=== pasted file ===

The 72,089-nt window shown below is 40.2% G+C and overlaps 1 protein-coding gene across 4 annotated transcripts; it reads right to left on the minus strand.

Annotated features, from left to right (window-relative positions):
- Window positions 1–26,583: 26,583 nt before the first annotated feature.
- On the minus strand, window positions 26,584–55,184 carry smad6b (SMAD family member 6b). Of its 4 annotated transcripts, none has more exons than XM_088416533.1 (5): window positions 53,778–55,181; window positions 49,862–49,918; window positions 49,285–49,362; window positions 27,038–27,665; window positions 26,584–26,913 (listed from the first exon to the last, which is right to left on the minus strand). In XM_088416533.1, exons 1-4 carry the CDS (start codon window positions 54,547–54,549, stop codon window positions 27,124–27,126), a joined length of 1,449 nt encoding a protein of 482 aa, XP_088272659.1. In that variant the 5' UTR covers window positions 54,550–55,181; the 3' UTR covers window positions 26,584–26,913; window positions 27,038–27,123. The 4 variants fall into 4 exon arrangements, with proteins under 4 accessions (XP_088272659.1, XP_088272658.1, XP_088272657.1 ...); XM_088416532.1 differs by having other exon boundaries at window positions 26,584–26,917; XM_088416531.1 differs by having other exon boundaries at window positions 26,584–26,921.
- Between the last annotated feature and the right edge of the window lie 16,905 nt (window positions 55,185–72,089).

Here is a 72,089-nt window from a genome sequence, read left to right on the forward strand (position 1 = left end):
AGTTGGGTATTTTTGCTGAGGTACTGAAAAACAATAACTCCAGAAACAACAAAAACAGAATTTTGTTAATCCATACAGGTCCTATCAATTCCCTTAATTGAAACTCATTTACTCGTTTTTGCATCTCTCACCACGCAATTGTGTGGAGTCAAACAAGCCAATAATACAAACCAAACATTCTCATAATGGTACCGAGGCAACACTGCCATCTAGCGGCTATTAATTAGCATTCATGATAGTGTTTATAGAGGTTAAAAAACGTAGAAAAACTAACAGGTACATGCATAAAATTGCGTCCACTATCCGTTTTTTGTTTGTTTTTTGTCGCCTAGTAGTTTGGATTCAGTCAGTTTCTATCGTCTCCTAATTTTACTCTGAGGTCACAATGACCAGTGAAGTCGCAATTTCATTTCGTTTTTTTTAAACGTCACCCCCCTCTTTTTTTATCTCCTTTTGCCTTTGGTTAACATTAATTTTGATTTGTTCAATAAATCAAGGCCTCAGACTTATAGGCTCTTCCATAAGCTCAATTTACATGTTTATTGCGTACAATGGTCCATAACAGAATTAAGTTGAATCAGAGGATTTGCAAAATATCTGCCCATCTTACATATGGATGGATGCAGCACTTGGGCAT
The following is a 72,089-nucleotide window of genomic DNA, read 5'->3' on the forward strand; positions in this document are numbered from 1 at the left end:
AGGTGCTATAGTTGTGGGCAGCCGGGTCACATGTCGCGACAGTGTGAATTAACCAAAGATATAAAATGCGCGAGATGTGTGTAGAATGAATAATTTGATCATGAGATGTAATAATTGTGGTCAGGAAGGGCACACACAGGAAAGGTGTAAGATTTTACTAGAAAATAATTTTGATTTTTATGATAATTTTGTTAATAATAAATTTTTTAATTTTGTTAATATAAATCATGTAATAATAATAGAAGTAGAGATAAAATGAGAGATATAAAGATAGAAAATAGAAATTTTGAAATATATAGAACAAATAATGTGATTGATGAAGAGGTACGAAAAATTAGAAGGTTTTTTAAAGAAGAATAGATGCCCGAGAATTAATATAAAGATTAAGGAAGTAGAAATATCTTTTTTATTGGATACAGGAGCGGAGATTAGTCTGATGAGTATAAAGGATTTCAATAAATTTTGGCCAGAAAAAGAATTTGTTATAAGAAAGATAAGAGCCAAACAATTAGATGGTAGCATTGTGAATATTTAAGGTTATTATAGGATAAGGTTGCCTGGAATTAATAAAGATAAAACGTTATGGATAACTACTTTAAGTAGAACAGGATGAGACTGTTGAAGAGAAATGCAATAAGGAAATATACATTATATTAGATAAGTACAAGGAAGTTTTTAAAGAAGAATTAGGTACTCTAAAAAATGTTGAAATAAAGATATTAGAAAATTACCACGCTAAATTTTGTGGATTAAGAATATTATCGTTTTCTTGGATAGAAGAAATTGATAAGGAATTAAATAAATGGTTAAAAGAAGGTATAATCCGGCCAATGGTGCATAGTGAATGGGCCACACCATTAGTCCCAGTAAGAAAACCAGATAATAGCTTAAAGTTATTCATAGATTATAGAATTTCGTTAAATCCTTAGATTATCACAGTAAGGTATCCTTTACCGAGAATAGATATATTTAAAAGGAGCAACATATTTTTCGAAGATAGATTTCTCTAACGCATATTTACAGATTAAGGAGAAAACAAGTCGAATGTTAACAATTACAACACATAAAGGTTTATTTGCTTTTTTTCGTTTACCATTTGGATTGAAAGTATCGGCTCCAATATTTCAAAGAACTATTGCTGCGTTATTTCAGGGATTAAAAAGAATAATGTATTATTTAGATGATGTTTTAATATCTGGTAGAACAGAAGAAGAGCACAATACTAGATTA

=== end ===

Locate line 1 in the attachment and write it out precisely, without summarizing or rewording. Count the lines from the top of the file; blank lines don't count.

The 72,089-nt window shown below is 40.2% G+C and overlaps 1 protein-coding gene across 4 annotated transcripts; it reads right to left on the minus strand.